Our hearts and prayers go out to the victims and others affected by the devastating storms that have swept through the Midwest, South and Mid-Atlantic states over the past few days. Hopefully the worst is behind us and  we encourage everyone to donate to the appropriate charities and help out any way possible. 

Pollsters disagree on how many Americans read e-books.

Harris Interactive, a division of Neilson, just did a study that showed 53% of all Americans now use e-books, with 6% of that group using e-books exclusively. About 50% of Americans still use print books. Meanwhile, competing Pew Research announced recently that only 28% of Americans use e-books. Either way, we get it, more people use e-books than they did ten minutes ago. Of course if you look at the top-selling titles on Amazon or Barnes & Noble you will find the majority of them feature covers of half-clad, muscular men clutching equally proportioned beautiful women with torn bodices. Pollsters fear being politically incorrect by mentioning gender or species in their reporting, but booksellers and publishers alike might find it helpful to hear more detail than “generic Americans are using generic e-books for generic reading.” Just a generic suggestion.

Like rats off a sinking ship? 

bnBarnes & Noble founder and chairman Leo Riggio just sold off 3.7 million shares in the company but is still the largest shareholder with 20%. This follows a sell off by Liberty Media, which reduced its interest from 17% to just 1.7%. Share prices dropped about 4% after Riggio’s action. It shouldn’t really come as a big surprise that when a general marches to the rear, the rest of the troops are likely to get edgy.

Amazon in the news, again.

floridaAmazon will soon start collecting sales tax from Florida residents. That is expected to bring an extra $80 million a year to the state coffers for politicians to squander on whatever program du jour meets their fancy. Florida residents might remember when gambling was supposed to bring new tax revenue for schools. The new funds did indeed to schools, which suffered matching cuts in funds from other areas for a net gain of about zero. Politicians in the state are quick to justify new revenue schemes by pointing out that the state has no income tax. So how about taking the new tax revenue and putting it toward much-needed books for schools? Maybe the state politicians aren’t aware that Amazon sells books.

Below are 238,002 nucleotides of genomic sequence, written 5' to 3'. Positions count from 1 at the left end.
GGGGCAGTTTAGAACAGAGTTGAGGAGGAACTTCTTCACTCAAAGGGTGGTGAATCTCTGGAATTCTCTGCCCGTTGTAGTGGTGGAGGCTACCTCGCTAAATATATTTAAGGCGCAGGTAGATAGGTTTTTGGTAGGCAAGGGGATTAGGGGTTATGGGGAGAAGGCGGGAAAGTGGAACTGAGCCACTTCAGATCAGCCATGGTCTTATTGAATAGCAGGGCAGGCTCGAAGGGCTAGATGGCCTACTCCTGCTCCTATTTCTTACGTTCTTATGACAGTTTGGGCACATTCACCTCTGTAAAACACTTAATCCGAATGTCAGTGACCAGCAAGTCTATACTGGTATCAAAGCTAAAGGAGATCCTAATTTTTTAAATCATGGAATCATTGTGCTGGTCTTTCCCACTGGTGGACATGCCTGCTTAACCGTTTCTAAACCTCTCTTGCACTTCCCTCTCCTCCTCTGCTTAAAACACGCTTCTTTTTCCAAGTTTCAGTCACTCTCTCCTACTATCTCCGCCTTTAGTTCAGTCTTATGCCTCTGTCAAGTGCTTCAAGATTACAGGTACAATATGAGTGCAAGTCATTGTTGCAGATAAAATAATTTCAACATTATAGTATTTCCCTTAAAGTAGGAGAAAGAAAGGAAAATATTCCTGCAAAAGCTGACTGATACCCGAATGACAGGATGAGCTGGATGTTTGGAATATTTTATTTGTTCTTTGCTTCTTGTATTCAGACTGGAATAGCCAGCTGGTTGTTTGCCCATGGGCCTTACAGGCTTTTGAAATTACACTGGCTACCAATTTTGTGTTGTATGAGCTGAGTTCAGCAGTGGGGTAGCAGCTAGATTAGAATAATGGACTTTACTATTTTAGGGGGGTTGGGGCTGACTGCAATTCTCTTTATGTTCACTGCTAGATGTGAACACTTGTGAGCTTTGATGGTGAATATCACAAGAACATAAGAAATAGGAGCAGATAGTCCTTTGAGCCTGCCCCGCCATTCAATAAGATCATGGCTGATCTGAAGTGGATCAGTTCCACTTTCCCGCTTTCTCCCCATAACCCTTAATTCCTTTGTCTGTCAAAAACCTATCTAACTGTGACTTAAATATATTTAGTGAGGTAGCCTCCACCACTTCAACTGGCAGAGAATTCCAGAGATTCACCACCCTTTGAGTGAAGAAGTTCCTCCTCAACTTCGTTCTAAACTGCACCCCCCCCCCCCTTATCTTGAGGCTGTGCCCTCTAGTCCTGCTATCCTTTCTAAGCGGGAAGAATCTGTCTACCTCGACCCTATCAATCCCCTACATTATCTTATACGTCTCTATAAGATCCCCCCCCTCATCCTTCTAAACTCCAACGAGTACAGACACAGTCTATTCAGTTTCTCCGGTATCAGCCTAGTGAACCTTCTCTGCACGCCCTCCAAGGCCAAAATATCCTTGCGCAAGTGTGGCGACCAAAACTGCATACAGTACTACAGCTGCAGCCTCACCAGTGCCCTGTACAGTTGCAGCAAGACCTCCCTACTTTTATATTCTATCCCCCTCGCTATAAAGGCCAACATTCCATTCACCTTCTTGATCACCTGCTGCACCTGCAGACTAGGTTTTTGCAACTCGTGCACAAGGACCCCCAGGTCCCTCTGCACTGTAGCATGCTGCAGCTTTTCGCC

searsMeanwhile, rumors abound that Amazon is considering buying Sears and K-Mart. Well rumors at Forbes Magazine anyway. It is suggested that Amazon would benefit from such a move because it would pick up roughly 2,400 stores it could use for distribution and on-site pickup by consumers. Then, like Walmart, it could advertise “free delivery” (to a store they would ship to anyway) and become the darling of the big box stores. The average size of a K-Mart store is between 80-120,000 square feet, Sears stores run up to 225,000 square feet. That’s a lot of square footage (and rent) for a retail operation that was built on keeping overhead low by not having storefronts. Instead, perhaps Jeff Bezos at Amazon would consider buying Barnes & Nobles outlets and running them like bookstores.

untitledAmazon purchased the discovery site GoodReads a while back and basically left it alone until now. It was just announced that a new feature will allow you to automatically roll your Amazon e-book purchases into your GoodReads list. While many people like the idea that no one can tell what they are reading on their daily train or bus commute, this new feature will let everyone you know on GoodReads see every embarrassing title you’ve purchased. One possible solution to this worrisome problem might be to shop at a bookstore and use a protective cover when traveling by public transport. Then again that might be far too simple.

Literature is good for your brain. Well duh! 

brainWhile it has always just been assumed that literature with rich language and metaphors is a good thing, science is now proving that fiction can in fact stimulate the brain and even trigger behavior modification. In 2006, Spanish researchers used an MRI to scan the brain of subjects while they read various types of words. They found that words associated with the senses, such as “coffee” or “perfume,” can trigger a response in the primary olfactory cortex. French and Canadian researchers, using similar methods, have found that reading fiction rich in metaphor stimulates more than just sensory responses. The brain also interprets the social interactions of fictional characters as real-life, which helps explain how and why some readers react emotionally to what they read.

One wonders how long before savvy publishers instruct writers to deliberately load their writing with key words specially chosen to invoke emotional reactions. That tactic would not be new however. Political writers long ago discovered the value of inflammatory words to elicit emotional responses. In the computer world, search engine optimization (SEO), is a method of using key word embedding to elicit higher ranking results from internet search engines. Perhaps one day fiction authors will have corporate sponsors as was done in the early days of radio and television.